Background: Little research has examined the role of protective factors such as psychological resilience, unit support, and postdeployment social support in buffering against PTSD and depressive symptoms, and psychosocial difficulties in veterans of Operations Enduring Freedom (OEF) and Iraqi Freedom (OIF).
Materials and methods: A total of 272 OEF/OIF veterans completed a survey containing PTSD and depression screening measures, and questionnaires assessing resilience, social support, and psychosocial functioning.
Results: Lower unit support and postdeployment social support were associated with increased PTSD and depressive symptoms, and decreased resilience and psychosocial functioning. Path analyses suggested that resilience fully mediated the association between unit support and PTSD and depressive symptoms, and that postdeployment social support partially mediated the association between PTSD and depressive symptoms and psychosocial functioning.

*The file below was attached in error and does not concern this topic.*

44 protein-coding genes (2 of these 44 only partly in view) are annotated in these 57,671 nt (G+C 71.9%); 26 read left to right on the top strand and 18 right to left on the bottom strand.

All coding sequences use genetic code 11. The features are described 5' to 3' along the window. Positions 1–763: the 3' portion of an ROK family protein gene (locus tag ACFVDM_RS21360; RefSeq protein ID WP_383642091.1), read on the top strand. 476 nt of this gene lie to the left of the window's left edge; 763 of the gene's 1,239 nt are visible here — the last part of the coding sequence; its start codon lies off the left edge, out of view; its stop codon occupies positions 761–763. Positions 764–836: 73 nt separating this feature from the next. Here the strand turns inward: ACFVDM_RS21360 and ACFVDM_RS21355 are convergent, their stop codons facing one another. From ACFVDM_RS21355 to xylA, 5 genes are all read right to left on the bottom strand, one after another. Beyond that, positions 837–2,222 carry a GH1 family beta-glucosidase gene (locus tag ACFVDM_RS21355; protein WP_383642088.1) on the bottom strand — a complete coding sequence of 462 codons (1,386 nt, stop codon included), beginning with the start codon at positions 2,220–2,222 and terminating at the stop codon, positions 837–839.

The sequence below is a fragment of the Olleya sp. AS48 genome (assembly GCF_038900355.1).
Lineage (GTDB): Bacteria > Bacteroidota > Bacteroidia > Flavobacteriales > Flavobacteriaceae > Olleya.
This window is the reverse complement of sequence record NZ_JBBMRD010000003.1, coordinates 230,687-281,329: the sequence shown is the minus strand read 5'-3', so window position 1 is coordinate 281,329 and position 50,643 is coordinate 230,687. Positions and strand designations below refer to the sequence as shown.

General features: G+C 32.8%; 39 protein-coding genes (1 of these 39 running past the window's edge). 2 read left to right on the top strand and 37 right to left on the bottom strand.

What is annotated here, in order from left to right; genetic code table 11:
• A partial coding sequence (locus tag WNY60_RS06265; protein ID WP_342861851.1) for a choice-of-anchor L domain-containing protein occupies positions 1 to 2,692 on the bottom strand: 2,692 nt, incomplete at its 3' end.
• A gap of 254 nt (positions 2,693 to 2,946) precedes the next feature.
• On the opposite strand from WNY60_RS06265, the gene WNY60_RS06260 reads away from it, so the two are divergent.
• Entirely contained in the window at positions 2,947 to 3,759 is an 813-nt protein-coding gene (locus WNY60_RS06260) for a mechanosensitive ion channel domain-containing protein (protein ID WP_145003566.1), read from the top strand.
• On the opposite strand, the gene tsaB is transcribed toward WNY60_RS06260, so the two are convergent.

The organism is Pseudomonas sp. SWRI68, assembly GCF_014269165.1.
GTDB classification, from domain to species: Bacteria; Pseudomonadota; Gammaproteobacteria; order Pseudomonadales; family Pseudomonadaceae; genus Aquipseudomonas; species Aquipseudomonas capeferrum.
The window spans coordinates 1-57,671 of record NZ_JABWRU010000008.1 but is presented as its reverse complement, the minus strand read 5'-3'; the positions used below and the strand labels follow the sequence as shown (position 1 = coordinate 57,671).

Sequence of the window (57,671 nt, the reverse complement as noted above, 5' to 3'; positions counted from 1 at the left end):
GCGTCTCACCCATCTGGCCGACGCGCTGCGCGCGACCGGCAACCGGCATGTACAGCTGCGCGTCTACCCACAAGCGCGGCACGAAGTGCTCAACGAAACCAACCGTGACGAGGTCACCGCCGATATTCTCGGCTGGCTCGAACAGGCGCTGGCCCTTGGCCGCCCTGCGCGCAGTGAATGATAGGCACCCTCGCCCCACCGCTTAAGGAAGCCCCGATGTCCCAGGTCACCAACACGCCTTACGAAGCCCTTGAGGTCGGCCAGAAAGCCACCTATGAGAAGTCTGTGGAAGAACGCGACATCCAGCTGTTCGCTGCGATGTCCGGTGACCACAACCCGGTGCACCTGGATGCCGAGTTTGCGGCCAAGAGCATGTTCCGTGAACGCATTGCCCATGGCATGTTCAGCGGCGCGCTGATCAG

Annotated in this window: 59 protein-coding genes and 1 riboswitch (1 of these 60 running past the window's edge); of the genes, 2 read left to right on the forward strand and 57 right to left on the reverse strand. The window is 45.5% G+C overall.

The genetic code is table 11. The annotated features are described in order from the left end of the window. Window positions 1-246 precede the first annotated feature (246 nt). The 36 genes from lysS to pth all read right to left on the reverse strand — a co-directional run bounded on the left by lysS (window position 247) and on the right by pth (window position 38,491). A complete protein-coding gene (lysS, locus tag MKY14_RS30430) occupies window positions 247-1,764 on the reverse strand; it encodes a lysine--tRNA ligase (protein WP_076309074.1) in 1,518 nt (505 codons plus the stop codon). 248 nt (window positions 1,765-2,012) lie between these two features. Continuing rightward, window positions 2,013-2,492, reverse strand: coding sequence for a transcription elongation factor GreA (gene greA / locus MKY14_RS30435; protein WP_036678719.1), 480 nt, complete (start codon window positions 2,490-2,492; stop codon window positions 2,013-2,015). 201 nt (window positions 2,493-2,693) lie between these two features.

Limitations: Generalizability of results is limited by the relatively low response rate and predominantly older and reserve/National Guard sample.
Conclusions: These results suggest that interventions designed to bolster unit support, resilience, and postdeployment support may help protect against traumatic stress and depressive symptoms, and improve psychosocial functioning in veterans.